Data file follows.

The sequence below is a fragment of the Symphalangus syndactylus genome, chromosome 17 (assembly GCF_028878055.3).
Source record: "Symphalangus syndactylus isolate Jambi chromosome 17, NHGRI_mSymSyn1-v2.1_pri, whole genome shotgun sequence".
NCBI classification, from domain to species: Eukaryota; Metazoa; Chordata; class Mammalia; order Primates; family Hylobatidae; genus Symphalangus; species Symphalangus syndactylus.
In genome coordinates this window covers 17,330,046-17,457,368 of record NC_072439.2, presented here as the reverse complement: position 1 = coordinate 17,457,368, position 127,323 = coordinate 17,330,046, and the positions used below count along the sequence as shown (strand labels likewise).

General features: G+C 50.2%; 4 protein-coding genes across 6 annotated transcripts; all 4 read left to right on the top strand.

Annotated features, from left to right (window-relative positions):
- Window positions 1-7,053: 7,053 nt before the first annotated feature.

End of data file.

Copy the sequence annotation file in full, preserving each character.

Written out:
The sequence below is a fragment of the Symphalangus syndactylus genome, chromosome 17 (assembly GCF_028878055.3).
Source record: "Symphalangus syndactylus isolate Jambi chromosome 17, NHGRI_mSymSyn1-v2.1_pri, whole genome shotgun sequence".
NCBI classification, from domain to species: Eukaryota; Metazoa; Chordata; class Mammalia; order Primates; family Hylobatidae; genus Symphalangus; species Symphalangus syndactylus.
In genome coordinates this window covers 17,330,046-17,457,368 of record NC_072439.2, presented here as the reverse complement: position 1 = coordinate 17,457,368, position 127,323 = coordinate 17,330,046, and the positions used below count along the sequence as shown (strand labels likewise).

General features: G+C 50.2%; 4 protein-coding genes across 6 annotated transcripts; all 4 read left to right on the top strand.

Annotated features, from left to right (window-relative positions):
- Window positions 1-7,053: 7,053 nt before the first annotated feature.